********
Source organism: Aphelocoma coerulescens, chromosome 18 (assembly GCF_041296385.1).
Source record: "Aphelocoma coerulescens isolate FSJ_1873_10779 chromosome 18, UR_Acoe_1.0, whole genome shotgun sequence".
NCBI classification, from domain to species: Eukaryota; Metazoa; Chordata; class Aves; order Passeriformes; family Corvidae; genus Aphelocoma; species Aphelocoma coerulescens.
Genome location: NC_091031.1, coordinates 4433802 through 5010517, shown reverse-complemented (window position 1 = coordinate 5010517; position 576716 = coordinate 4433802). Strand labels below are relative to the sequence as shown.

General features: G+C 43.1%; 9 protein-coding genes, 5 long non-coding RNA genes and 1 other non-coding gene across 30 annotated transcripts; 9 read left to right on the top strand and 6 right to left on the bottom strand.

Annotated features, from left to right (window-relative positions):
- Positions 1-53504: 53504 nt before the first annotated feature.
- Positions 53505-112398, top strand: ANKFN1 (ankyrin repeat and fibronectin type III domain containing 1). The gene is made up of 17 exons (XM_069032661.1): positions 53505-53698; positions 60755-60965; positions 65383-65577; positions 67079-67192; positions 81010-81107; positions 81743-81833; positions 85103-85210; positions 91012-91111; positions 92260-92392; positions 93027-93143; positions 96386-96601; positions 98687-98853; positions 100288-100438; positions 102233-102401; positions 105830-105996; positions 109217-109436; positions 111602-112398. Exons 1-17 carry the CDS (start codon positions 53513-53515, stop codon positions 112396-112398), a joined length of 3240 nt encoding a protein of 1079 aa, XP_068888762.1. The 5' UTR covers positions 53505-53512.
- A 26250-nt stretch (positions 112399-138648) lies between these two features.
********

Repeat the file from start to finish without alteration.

Source organism: Aphelocoma coerulescens, chromosome 18 (assembly GCF_041296385.1).
Source record: "Aphelocoma coerulescens isolate FSJ_1873_10779 chromosome 18, UR_Acoe_1.0, whole genome shotgun sequence".
NCBI classification, from domain to species: Eukaryota; Metazoa; Chordata; class Aves; order Passeriformes; family Corvidae; genus Aphelocoma; species Aphelocoma coerulescens.
Genome location: NC_091031.1, coordinates 4433802 through 5010517, shown reverse-complemented (window position 1 = coordinate 5010517; position 576716 = coordinate 4433802). Strand labels below are relative to the sequence as shown.

General features: G+C 43.1%; 9 protein-coding genes, 5 long non-coding RNA genes and 1 other non-coding gene across 30 annotated transcripts; 9 read left to right on the top strand and 6 right to left on the bottom strand.

Annotated features, from left to right (window-relative positions):
- Positions 1-53504: 53504 nt before the first annotated feature.
- Positions 53505-112398, top strand: ANKFN1 (ankyrin repeat and fibronectin type III domain containing 1). The gene is made up of 17 exons (XM_069032661.1): positions 53505-53698; positions 60755-60965; positions 65383-65577; positions 67079-67192; positions 81010-81107; positions 81743-81833; positions 85103-85210; positions 91012-91111; positions 92260-92392; positions 93027-93143; positions 96386-96601; positions 98687-98853; positions 100288-100438; positions 102233-102401; positions 105830-105996; positions 109217-109436; positions 111602-112398. Exons 1-17 carry the CDS (start codon positions 53513-53515, stop codon positions 112396-112398), a joined length of 3240 nt encoding a protein of 1079 aa, XP_068888762.1. The 5' UTR covers positions 53505-53512.
- A 26250-nt stretch (positions 112399-138648) lies between these two features.